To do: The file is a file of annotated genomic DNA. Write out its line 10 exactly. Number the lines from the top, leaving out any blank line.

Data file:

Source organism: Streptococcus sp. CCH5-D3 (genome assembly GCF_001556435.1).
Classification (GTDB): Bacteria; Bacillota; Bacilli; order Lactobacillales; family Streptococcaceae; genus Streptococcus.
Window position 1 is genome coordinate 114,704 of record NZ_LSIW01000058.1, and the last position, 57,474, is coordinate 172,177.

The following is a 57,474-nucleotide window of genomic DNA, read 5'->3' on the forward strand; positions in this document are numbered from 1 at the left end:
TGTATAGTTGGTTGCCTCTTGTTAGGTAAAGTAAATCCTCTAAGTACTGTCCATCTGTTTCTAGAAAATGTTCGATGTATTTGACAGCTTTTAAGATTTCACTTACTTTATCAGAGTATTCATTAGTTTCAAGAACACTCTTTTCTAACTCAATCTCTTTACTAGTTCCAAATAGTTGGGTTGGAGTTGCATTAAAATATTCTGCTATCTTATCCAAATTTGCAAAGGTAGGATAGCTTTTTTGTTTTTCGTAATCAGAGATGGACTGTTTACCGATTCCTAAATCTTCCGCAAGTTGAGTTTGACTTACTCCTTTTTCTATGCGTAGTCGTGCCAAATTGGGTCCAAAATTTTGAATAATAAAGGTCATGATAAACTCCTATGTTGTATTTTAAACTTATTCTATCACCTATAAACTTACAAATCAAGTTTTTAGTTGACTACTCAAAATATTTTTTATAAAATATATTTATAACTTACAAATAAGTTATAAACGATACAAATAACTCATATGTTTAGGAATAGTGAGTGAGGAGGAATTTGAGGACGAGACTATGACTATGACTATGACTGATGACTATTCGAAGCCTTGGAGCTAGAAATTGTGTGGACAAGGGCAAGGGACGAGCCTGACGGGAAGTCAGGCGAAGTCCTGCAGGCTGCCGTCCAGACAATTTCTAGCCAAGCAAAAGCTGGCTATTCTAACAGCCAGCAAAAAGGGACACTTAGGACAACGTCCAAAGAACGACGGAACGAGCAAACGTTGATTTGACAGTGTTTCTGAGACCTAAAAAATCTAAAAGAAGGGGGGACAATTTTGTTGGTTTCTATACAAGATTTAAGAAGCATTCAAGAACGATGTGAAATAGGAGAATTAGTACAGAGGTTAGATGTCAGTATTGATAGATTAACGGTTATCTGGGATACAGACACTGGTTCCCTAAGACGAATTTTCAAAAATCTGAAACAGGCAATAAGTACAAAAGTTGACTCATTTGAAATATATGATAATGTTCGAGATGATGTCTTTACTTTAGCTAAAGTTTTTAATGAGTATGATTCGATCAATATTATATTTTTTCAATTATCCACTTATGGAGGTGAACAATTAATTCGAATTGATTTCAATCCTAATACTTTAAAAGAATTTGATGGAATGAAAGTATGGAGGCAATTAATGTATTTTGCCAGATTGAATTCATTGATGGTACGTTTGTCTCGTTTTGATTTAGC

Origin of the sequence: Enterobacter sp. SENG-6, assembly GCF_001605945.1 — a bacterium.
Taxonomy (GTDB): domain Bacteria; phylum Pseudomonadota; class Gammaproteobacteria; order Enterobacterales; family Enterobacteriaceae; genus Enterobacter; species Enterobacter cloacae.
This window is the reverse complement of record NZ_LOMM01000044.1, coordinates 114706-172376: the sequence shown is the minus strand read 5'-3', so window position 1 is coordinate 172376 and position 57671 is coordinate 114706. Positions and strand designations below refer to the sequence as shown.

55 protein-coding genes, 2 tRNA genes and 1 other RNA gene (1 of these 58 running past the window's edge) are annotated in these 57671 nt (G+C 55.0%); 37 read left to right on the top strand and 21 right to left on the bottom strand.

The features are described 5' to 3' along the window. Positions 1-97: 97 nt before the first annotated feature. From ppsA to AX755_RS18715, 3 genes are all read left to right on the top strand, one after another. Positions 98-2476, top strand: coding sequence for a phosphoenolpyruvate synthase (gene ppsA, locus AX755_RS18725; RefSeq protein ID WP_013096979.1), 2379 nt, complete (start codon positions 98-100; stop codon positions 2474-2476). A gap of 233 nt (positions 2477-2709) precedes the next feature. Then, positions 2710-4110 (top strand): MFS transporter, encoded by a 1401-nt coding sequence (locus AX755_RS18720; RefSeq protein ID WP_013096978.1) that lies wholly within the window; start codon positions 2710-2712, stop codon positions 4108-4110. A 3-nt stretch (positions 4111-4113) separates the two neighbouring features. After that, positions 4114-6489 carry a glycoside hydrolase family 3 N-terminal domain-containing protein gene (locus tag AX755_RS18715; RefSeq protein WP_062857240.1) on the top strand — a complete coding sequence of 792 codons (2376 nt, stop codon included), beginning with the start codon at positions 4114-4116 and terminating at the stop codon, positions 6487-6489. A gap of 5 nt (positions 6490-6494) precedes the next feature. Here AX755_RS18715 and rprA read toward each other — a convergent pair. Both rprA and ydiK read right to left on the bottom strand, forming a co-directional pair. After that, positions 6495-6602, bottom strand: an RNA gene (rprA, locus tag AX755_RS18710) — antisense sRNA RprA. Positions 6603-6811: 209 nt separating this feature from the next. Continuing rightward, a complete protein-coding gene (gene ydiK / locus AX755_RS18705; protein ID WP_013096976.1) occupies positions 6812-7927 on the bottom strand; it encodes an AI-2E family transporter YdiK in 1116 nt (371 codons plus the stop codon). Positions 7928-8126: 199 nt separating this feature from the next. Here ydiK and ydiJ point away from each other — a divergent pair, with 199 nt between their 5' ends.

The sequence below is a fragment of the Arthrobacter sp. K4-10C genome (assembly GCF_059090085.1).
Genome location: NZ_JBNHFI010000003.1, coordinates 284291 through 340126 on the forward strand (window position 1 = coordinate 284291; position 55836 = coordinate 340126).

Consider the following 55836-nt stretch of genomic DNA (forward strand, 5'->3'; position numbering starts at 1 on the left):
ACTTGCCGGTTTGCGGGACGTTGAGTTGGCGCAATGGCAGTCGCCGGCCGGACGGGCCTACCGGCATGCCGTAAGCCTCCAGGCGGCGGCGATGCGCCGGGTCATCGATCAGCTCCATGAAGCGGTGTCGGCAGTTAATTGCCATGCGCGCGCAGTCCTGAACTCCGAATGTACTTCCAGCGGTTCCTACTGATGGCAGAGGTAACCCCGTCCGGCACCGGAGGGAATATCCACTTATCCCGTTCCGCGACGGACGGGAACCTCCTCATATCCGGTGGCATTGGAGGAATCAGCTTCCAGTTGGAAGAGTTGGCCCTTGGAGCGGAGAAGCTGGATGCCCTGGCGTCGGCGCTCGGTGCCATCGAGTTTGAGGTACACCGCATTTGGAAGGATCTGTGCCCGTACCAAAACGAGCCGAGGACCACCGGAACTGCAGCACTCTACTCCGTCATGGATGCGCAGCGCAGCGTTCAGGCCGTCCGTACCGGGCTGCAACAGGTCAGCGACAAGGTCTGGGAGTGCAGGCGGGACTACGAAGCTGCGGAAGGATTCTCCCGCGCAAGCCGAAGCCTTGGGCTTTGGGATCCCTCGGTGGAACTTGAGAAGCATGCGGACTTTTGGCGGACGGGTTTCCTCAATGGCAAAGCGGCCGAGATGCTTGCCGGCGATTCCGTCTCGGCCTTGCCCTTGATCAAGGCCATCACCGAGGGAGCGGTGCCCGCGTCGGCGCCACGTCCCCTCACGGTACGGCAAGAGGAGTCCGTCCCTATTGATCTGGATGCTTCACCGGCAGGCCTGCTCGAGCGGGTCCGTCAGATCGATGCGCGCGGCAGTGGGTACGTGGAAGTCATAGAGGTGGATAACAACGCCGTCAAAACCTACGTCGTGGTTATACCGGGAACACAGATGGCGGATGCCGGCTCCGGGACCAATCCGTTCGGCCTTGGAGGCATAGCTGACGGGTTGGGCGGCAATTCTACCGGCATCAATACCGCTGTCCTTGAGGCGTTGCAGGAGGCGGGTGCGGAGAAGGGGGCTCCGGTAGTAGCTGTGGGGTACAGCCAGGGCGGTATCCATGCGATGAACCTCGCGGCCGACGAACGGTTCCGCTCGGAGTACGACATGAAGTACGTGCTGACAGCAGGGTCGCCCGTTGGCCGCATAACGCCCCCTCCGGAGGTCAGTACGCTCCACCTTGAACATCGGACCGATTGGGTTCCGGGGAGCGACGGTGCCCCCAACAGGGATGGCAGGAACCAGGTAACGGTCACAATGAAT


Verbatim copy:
The features are described 5' to 3' along the window. Positions 1-97: 97 nt before the first annotated feature. From ppsA to AX755_RS18715, 3 genes are all read left to right on the top strand, one after another. Positions 98-2476, top strand: coding sequence for a phosphoenolpyruvate synthase (gene ppsA, locus AX755_RS18725; RefSeq protein ID WP_013096979.1), 2379 nt, complete (start codon positions 98-100; stop codon positions 2474-2476). A gap of 233 nt (positions 2477-2709) precedes the next feature. Then, positions 2710-4110 (top strand): MFS transporter, encoded by a 1401-nt coding sequence (locus AX755_RS18720; RefSeq protein ID WP_013096978.1) that lies wholly within the window; start codon positions 2710-2712, stop codon positions 4108-4110. A 3-nt stretch (positions 4111-4113) separates the two neighbouring features. After that, positions 4114-6489 carry a glycoside hydrolase family 3 N-terminal domain-containing protein gene (locus tag AX755_RS18715; RefSeq protein WP_062857240.1) on the top strand — a complete coding sequence of 792 codons (2376 nt, stop codon included), beginning with the start codon at positions 4114-4116 and terminating at the stop codon, positions 6487-6489. A gap of 5 nt (positions 6490-6494) precedes the next feature. Here AX755_RS18715 and rprA read toward each other — a convergent pair. Both rprA and ydiK read right to left on the bottom strand, forming a co-directional pair. After that, positions 6495-6602, bottom strand: an RNA gene (rprA, locus tag AX755_RS18710) — antisense sRNA RprA. Positions 6603-6811: 209 nt separating this feature from the next. Continuing rightward, a complete protein-coding gene (gene ydiK / locus AX755_RS18705; protein ID WP_013096976.1) occupies positions 6812-7927 on the bottom strand; it encodes an AI-2E family transporter YdiK in 1116 nt (371 codons plus the stop codon). Positions 7928-8126: 199 nt separating this feature from the next. Here ydiK and ydiJ point away from each other — a divergent pair, with 199 nt between their 5' ends.